Before making extra contributions, consider your debt levels as well as current and future financial commitments, including any super payments you may need to make to eligible employees.
3. Remember that insurance cover is available through your super
Nobody likes to talk about death, or not being able to work due to injury or illness, but making sure you could survive without pay for a period of time can bring a sense of security to any business owner.
The good news is you may already have Death, Total & Permanent Disablement (TPD) and Income Protection cover through your super. You’ll keep any existing insurance you have even if you move to a new self-employed way of working – and a simple review of this cover can ensure you’re correctly insured and prepared for the worst.
It can be useful to reassess your insurances annually, or when major life changes occur such as getting married, having a child or buying a property.
If you join AustralianSuper as a self-employed worker, you’ll join our Personal Plan. Cover isn’t provided automatically with this plan, but you can apply for it anytime. You’ll just need to provide detailed health information for our insurer to consider.
4. You could be eligible for a Government superannuation co-contribution
The Australian Government has an initiative that supports low and middle-income earners to boost their super contributions, helping to grow their retirement savings. This is called the super co-contribution and put simply, the Government matches a certain amount of contributions you make to your super, up to a maximum. There are some eligibility criteria business owners need to meet, so the super co-contributions may only apply to growing businesses.
If you have a yearly income of less than $53,564 (before tax), and you meet the eligibility criteria, the Government will match 50 cents for every $1 that you add to your super from your after-tax income up to a maximum3. This could mean up to a $500 contribution from the Government per year. Over the years, this can have a positive impact on your super balance4. The co-contribution gets paid directly into your super account after you’ve lodged your tax return for that year, proving your income.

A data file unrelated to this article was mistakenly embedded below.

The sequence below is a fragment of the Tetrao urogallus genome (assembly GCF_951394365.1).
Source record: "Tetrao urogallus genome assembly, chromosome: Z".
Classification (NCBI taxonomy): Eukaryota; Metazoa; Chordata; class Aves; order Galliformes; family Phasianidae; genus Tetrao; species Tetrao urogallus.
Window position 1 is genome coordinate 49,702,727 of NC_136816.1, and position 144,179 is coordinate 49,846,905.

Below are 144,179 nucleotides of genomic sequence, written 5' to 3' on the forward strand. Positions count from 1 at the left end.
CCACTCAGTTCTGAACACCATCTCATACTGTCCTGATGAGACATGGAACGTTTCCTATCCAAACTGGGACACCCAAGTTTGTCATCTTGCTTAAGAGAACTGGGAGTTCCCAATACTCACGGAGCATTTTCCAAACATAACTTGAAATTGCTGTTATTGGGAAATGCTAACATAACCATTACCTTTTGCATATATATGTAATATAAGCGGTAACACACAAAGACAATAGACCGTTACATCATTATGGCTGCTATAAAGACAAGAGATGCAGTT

Government super contribution income thresholds
|Your total income*||Your contribution||Co-contribution|
Source: ATO – Co-contribution income thresholds
*Assessable income, plus reportable employer super contributions, plus reportable fringe benefits for the 2019/20 financial year.
Business owners with employees
Understand your super guarantee obligations to any employees
If your business employs other people, you need to make sure you’re paying them super in line with the Superannuation Guarantee.
The superannuation guarantee, or SG, dictates the minimum percentage of an employee’s earnings you need to pay into their super fund. This percentage is controlled and legislated by the Australian Government.
The rate of SG has been 9.5% per annum since 1 July 2014. From July 2021, the superannuation guarantee legislation states that super payments will increase incrementally each year until they reach 12% in 2025. These increases have been legislated by the Australian Government.
If your employees are aged 18 or over and earn more than $450 a month (before tax), then they’re generally eligible to receive SG super contributions.
If your employees are under 18, they must also work more than 30 hours per week to be entitled to SG contributions. Contractors may also be eligible, depending on whether you have considered them as an employee for super purposes.
Business owners must pay SG into an employee’s complying super fund at least 4 times a year, by the quarterly due dates. Make sure you’re aware of your responsibilities, or speak to your accountant, or an adviser for guidance. AustralianSuper members can find out more on the Fund’s Super for Employer pages.
Tip: Find and consolidate all of your super
If you’ve had more than one job before you started your own business, you could have ‘lost’ super.
You can find any lost super you may have using the ATO online services through myGov. Alternatively, if you’re an AustralianSuper member – and give the Fund consent to use your Tax File Number (TFN) – we can help track down your lost super.
If you find lost super, you might want to consider consolidating those accounts into one. By doing this, you can be sure you’re only paying one set of fees and know where to go for any insurance changes and claims.
Before making a decision to consolidate multiple funds, look out for any fees or charges that may apply for closing an account. Make sure you also understand the impact of consolidating your accounts on any additional benefits, such as insurance.